• Criteria for Congressional and General Assembly districts: SB 1579 (Suetterlein) provides criteria for the establishment of Congressional and General Assembly districts.  The Governor’s amendments, which were not taken up by the Senate, would forbid districts from being drawn to restrict minority communities’ ability to elect candidates of choice and from being drawn to favor a political party or incumbent, among other provisions.  The bill now returns to the Governor in its enrolled form.
  • Handheld communications devices in motor vehicles: SB 1768 (Mason) prohibits a driver from holding a personal communications device while driving in a highway work zone, with certain exceptions.  The Governor’s amendments would generally prohibit holding personal communications devices while driving, with certain exceptions, and require public outreach on the issue before the bill would take effect on January 1, 2020.  A proposed enactment clause directed annual reporting on the citations issued under the new provisions, including demographic information on drivers who are cited.  The amendments were accepted in the Senate, but ruled not germane in the House.
  • Criminal responsibility for suppliers of controlled substances: HB 2528 (Hugo) provides that a person who unlawfully supplies a controlled substance to someone who dies as a result of using the controlled substance is guilty of second-degree murder, even if the death occurred at another time and place than the transfer of the controlled substance.  The Governor’s amendments would provide that seeking medical attention for the person experiencing the overdose is an affirmative defense to prosecution for the supplier of the controlled substance in certain circumstances.  The House rejected the amendments.

Other budget amendments of interest to local governments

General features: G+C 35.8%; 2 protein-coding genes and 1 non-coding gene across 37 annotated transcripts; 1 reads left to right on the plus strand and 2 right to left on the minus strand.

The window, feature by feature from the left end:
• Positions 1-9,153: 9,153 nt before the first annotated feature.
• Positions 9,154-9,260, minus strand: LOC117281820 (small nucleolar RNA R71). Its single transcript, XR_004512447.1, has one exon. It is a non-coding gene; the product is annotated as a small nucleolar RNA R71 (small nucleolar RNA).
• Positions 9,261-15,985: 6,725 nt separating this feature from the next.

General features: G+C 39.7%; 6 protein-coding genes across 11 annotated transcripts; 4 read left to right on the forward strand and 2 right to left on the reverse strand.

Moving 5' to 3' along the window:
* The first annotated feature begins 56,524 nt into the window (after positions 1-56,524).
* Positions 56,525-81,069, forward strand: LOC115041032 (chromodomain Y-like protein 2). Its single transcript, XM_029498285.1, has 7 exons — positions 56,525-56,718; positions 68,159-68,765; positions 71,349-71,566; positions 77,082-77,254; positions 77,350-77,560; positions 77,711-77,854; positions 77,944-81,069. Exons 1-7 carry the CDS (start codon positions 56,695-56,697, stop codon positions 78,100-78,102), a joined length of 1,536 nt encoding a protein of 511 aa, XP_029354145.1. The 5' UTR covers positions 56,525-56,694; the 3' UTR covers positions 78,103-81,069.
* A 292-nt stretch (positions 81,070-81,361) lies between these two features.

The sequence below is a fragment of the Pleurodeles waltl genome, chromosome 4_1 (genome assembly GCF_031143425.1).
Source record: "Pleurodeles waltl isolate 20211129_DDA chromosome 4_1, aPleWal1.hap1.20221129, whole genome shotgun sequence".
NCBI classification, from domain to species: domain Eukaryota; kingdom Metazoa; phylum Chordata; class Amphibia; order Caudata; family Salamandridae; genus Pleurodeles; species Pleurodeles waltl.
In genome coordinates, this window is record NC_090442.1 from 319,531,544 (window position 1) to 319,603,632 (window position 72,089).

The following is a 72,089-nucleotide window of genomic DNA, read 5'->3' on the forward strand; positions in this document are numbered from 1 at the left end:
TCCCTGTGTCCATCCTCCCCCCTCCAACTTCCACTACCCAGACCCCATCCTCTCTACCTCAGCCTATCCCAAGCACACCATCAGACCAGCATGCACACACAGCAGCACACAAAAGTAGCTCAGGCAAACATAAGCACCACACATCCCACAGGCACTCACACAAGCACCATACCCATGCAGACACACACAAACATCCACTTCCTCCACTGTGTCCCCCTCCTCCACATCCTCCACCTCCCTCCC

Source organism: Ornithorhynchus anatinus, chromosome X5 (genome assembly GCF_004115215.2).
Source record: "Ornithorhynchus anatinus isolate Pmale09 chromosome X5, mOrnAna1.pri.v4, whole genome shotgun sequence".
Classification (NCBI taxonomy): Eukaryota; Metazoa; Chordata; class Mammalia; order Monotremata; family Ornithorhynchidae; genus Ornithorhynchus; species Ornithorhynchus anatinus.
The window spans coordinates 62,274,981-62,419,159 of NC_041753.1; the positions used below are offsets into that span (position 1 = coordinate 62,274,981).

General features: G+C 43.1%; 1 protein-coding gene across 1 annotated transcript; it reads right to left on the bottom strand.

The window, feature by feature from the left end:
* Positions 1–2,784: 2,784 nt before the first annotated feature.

• Census outreach: The Senate rejected the Governor’s proposed restoration of $1.5 million GF in FY 2019 for education and outreach efforts in preparation for the 2020 Census.
  • Housing Trust Fund: Both chambers accepted the Governor’s amendment providing an additional $4 million GF to the Housing Trust Fund in FY 2019.
  • Balance billing: Both chambers accepted the Governor’s amendment modifying a proposed workgroup that is tasked with addressing the issue of balance billing.  The Governor’s proposal would direct the Secretary of Health and Human Resources to convene the workgroup, in collaboration with the Secretary of Administration, Secretary of Finance, and State Corporation Commission, and to evaluate options to prohibit balance billing by out-of-network health care providers for emergency services and to establish “equitable and fair reimbursement for these health care providers.”
  • Mental health study: Both chambers agreed to the Governor’s amendment extending the duration of the Joint Subcommittee Studying Mental Health Services in the Commonwealth in the 21st Century through the end of the biennium.
  • Body-worn cameras: The House rejected the Governor’s amendment stripping language barring state agencies from implementing body-worn cameras.  House Appropriations Chairman Chris Jones said that he preferred to wait until the full costs of such systems were known before state agencies deployed additional cameras.
  • Central State Hospital: Both chambers agreed to the authorization of bond funding to replace Central State Hospital, as well as to language requiring the Department of Behavioral Health and Developmental Services to evaluate the possibility of relocating forensic beds to another state-owned property.
  • Amazon HQ2: The House rejected a proposal by the Governor to remove language capturing the first $40 million of sales and use taxes collected from online retailers with a physical nexus within the commonwealth, effective July 1, 2020, and setting that funding aside for the new Major Headquarters Workforce Grant Fund.
  • Sales tax collection by online marketplace facilitators: Both chambers accepted the Governor’s proposal to eliminate the Department of Taxation’s ability to grant temporary suspensions or delays of the requirement for marketplace facilitators to collect or report sales and use taxes due.